What should the East Side Coastal Resiliency Plan look like?
- Earlier visioning renderings from ESCR planning sessions with the community show marshes and wetlands with bridges and salt-water-resistant plantings. These are accommodations to sea level rise and storm surges. The parkland becomes a sponge that absorbs flood waters.
- Where our bulkheads (the promenade along the river) are deteriorating, they can be reconstructed as marsh/wetlands that are in harmony with the way this section of the river once was. There can be bridges over the wetlands—as there are in other waterfront parklands around the city and the world. It’s a more environmentally sound way to face storm surges and sea level rise.
- As trees perish, they should be replaced with more salt-water resistant varieties. Meantime, almost all of the 1,000 mature trees now in the park are healthy–despite earlier salt-water exposure.
- Natural turf playing fields can also absorb flood waters and recover quickly—and they keep the air cooler—unlike artificial turf, which raises temperatures and gives off harmful particulate matter. Artificial turf, must be replaced after even a little flooding
- We still do need flood walls and/or berms along the FDR, added sewer capacity (a good part of the current ESCR), gates across the highway at the northern end of the project (in the current plan and probably a good solution though there are engineering issues that need examination).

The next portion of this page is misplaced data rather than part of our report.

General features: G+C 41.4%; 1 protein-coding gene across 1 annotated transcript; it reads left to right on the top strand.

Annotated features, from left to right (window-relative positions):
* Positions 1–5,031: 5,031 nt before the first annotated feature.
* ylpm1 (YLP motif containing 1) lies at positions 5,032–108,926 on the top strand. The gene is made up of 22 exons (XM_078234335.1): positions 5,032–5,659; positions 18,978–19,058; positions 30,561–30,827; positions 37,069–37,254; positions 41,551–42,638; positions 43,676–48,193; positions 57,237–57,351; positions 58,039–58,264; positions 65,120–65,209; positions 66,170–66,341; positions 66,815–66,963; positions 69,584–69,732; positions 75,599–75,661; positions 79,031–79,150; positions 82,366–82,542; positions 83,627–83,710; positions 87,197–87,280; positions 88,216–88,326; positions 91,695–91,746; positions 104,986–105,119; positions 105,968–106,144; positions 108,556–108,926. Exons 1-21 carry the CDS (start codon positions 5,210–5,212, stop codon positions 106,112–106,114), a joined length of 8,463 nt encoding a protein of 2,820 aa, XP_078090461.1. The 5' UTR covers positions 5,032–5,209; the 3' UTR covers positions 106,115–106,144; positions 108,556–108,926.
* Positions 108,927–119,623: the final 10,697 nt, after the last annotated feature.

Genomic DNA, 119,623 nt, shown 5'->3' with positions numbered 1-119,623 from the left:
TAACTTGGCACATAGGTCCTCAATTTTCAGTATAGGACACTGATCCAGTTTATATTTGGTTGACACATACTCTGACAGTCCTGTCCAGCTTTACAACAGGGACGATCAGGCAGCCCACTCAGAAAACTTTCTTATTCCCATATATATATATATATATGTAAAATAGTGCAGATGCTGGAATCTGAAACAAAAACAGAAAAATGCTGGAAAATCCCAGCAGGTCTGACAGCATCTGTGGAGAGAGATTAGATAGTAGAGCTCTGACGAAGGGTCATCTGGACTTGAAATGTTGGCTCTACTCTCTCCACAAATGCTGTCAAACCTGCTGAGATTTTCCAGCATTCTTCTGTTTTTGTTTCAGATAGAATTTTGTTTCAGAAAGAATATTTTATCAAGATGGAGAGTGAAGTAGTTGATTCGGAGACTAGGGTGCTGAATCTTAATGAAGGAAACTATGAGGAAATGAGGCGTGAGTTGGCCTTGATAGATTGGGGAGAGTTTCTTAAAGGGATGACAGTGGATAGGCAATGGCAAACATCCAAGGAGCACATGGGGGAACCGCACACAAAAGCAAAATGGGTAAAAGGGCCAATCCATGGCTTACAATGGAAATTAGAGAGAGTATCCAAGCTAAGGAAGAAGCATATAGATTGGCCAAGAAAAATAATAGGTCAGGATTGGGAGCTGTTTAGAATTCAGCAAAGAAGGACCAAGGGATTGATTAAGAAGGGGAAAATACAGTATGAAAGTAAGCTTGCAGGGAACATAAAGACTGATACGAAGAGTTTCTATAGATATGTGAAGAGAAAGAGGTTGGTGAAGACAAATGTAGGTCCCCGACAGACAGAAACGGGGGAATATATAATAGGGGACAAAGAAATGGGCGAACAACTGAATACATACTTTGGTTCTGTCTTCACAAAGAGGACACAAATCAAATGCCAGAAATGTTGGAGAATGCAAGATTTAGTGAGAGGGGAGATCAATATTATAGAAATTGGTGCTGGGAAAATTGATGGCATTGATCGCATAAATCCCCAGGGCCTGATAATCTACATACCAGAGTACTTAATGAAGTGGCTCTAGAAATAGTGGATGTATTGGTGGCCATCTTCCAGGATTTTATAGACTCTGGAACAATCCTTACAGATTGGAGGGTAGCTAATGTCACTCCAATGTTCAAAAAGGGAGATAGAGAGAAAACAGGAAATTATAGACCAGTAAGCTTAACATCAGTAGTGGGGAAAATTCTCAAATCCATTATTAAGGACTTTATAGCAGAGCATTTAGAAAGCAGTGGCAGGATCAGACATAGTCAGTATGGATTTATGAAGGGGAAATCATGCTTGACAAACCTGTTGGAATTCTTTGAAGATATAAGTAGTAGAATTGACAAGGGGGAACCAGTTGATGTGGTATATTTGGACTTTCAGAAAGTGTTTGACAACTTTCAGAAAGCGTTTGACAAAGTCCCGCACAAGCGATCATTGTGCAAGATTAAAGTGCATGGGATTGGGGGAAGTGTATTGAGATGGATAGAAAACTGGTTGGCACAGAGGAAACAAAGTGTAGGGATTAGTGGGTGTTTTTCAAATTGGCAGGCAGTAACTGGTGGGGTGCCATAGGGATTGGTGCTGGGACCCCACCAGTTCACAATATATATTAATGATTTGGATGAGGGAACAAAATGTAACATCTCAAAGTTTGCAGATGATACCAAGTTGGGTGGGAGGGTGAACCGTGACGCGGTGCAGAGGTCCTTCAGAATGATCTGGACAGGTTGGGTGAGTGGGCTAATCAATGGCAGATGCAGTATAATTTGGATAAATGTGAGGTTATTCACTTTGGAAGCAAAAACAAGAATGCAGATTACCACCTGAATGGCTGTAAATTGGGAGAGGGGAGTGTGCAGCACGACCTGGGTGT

ConEd lines run underground along the highway–and they don’t want their lines buried deeply as they would be with berms. Could a tunnel be built with the berm over it? Currently, the plan calls for no covering–that 1.2 mile stretch will be the greenway with the noisy, emission-spewing traffic on one side, and the giant levee on the other, making sure no fresh air or nice view will come in from the East River. It’s ugly and unhealthy.
• Decking over at least part of the FDR Drive with parkland on top would add to acreage and make up for lost parkland as sea levels rise.
- Even with revisions, the ESCR would still be an enormous undertaking, but it doesn’t have to entirely bury East River Park.
How to do it
There is no ready-to-go earlier plan, but there are enough pieces of those plans that can be put together. It takes commitment to true resiliency and green solutions, truly caring about climate change, and an honest assessment of how long the current plan will keep our park a vast construction zone.
The L Train was going to be shut down for years, but now it’s not. The BQE was going to be rebuilt, taking out the Brooklyn Promenade, and now it’s not. The city can think creatively about our neighborhood, too.
For more ideas, see the video about sea level rise and how inadequate the current East Side Coastal Resiliency plan is. In this eight-minute video, City College Professor Amy Berkov explains and offers ideas for true resiliency (starting at minute 6:35):
See our History and Resources pages for previous plans that include the above ideas. https://eastriverparkaction.org/resources/
Don’t forget Interim Flood Protection. The Office of Emergency Management gave a superficial study and said it couldn’t be done. Go back. Don’t leave our neighborhood exposed for years to storm surges.